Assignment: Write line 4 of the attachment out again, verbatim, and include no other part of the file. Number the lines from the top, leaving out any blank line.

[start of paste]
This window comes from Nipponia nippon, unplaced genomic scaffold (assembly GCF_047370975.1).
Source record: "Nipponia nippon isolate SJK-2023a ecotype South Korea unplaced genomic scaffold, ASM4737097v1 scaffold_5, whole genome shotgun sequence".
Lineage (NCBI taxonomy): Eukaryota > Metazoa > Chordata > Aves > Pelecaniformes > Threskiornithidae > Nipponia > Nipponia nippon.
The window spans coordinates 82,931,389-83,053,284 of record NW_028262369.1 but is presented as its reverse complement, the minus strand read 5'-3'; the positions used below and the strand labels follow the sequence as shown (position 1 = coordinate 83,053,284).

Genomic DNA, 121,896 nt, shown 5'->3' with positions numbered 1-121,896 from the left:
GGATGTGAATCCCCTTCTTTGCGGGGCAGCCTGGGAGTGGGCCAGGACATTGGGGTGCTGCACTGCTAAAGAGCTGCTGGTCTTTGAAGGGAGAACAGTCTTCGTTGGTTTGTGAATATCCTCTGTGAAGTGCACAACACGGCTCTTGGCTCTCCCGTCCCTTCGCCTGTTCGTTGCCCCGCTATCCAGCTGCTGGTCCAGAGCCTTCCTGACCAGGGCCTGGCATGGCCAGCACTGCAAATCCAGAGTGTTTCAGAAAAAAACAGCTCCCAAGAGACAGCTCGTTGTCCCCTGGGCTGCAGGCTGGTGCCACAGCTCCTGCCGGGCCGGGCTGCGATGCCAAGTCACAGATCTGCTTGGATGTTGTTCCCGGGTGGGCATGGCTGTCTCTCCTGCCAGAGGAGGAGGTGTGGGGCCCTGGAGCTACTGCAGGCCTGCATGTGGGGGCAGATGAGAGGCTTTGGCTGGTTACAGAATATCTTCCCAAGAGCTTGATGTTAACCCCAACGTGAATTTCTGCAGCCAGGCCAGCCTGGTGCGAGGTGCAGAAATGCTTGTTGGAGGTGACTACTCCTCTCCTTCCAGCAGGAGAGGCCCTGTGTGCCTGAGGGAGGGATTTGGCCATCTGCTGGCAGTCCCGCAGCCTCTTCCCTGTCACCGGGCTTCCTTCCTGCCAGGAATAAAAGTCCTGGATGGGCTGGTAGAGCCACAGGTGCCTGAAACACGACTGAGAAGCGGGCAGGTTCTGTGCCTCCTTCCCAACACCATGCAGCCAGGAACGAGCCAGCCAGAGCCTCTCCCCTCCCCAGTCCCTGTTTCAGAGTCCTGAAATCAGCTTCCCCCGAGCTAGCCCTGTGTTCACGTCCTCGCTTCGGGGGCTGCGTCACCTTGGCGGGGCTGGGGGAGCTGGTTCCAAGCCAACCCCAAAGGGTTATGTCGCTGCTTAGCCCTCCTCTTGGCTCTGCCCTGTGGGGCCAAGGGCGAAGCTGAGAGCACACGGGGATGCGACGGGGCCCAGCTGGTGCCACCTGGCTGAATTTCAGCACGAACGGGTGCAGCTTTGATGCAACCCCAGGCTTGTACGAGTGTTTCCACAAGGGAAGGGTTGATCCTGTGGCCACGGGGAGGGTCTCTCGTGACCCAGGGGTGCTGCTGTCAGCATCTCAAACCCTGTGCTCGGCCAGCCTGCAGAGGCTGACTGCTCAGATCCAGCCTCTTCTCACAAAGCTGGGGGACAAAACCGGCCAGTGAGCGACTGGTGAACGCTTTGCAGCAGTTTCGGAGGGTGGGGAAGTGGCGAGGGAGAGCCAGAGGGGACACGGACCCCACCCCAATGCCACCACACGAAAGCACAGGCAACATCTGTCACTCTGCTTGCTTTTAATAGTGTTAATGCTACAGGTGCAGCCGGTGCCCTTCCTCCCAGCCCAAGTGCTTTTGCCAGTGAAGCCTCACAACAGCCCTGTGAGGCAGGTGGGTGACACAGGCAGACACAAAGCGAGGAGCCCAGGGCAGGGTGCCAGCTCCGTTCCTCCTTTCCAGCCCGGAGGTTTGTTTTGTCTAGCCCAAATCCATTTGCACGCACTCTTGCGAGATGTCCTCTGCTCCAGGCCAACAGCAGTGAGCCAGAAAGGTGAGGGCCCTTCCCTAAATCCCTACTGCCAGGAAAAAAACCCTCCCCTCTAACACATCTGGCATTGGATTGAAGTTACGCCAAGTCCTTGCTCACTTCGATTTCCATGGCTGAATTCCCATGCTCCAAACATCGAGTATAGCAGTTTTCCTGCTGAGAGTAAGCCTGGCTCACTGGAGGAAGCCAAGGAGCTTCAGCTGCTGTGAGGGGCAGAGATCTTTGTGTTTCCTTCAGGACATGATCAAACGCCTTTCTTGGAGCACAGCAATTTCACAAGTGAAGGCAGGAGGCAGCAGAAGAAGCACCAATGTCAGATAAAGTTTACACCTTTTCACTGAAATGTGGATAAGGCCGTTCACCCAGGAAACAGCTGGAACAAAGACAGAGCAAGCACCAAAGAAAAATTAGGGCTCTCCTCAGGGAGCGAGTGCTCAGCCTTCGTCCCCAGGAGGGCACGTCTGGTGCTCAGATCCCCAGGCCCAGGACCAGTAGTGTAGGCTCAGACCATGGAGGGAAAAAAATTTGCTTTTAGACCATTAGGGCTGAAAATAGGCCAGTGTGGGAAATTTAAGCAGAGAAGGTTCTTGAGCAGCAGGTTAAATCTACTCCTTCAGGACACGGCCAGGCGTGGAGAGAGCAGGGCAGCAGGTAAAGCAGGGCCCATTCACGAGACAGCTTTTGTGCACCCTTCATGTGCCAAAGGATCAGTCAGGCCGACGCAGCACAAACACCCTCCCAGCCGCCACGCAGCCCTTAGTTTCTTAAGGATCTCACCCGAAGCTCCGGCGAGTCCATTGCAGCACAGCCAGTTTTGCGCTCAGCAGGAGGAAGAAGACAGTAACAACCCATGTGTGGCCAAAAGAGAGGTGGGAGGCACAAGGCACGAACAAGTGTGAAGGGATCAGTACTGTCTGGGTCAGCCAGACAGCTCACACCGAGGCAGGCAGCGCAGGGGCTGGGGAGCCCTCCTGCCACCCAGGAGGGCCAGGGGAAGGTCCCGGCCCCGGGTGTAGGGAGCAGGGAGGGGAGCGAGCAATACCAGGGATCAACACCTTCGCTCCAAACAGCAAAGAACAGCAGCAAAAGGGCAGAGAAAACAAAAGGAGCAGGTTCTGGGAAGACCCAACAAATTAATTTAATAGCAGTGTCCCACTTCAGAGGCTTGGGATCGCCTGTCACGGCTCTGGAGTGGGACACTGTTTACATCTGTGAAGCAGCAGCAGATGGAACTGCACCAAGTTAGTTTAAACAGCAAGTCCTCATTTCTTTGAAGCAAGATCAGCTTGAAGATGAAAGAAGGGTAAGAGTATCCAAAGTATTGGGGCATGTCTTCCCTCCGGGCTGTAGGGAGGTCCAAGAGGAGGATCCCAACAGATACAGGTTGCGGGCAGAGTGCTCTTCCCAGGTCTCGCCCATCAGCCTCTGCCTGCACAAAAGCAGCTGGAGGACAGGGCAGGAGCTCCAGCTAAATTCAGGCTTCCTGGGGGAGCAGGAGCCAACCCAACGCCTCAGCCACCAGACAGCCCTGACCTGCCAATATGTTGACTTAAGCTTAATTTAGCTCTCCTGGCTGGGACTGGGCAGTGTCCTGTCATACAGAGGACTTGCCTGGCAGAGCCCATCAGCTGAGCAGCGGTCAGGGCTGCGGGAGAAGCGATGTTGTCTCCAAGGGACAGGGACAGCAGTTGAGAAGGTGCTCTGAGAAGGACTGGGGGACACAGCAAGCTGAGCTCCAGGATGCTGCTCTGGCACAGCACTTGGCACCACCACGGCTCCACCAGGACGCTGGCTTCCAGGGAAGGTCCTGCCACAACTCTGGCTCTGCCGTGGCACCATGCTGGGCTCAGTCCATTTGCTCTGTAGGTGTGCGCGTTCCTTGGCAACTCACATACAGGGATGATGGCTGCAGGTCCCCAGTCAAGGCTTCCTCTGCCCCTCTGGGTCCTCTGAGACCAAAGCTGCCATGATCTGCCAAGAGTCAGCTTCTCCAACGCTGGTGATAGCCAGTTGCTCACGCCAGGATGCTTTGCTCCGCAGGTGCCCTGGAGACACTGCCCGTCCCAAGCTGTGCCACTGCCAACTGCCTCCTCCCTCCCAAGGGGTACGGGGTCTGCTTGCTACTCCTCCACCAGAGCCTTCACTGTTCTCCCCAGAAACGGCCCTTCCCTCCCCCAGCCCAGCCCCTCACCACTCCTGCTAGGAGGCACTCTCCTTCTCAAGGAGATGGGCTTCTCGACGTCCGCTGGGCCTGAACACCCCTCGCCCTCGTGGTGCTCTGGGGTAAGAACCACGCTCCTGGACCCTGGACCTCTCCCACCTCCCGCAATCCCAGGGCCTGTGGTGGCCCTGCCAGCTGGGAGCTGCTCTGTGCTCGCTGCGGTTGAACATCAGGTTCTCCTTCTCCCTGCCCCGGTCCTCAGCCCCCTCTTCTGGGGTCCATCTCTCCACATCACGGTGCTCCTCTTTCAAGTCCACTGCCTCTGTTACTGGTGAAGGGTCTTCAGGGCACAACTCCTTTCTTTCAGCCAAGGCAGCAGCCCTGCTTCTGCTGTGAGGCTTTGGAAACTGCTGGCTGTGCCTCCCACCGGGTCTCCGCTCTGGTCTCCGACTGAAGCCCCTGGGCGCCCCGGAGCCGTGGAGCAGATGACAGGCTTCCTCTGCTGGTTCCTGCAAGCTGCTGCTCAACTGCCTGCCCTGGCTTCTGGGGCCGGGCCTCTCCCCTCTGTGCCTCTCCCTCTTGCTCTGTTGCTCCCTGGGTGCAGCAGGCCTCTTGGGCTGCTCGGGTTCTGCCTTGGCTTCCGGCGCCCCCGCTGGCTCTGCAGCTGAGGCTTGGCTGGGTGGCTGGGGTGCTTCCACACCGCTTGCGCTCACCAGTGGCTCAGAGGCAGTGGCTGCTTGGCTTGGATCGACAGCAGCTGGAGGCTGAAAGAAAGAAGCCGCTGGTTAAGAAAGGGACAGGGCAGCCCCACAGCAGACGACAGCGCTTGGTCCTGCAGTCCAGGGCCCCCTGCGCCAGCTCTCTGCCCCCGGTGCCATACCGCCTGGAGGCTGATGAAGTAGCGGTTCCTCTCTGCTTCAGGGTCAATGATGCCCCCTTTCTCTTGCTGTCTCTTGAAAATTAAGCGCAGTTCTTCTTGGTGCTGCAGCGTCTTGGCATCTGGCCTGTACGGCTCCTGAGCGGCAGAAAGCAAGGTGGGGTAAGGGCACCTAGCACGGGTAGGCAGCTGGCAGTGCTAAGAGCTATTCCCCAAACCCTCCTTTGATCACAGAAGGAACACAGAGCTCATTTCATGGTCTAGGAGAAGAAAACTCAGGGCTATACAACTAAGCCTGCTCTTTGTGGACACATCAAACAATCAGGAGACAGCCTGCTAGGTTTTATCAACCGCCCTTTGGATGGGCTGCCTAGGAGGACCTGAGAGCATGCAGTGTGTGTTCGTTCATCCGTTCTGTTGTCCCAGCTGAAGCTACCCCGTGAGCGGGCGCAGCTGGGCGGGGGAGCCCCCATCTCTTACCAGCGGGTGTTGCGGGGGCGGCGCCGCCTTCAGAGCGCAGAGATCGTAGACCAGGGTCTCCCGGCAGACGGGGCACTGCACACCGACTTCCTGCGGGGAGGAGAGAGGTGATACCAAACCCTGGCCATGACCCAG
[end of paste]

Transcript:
The window spans coordinates 82,931,389-83,053,284 of record NW_028262369.1 but is presented as its reverse complement, the minus strand read 5'-3'; the positions used below and the strand labels follow the sequence as shown (position 1 = coordinate 83,053,284).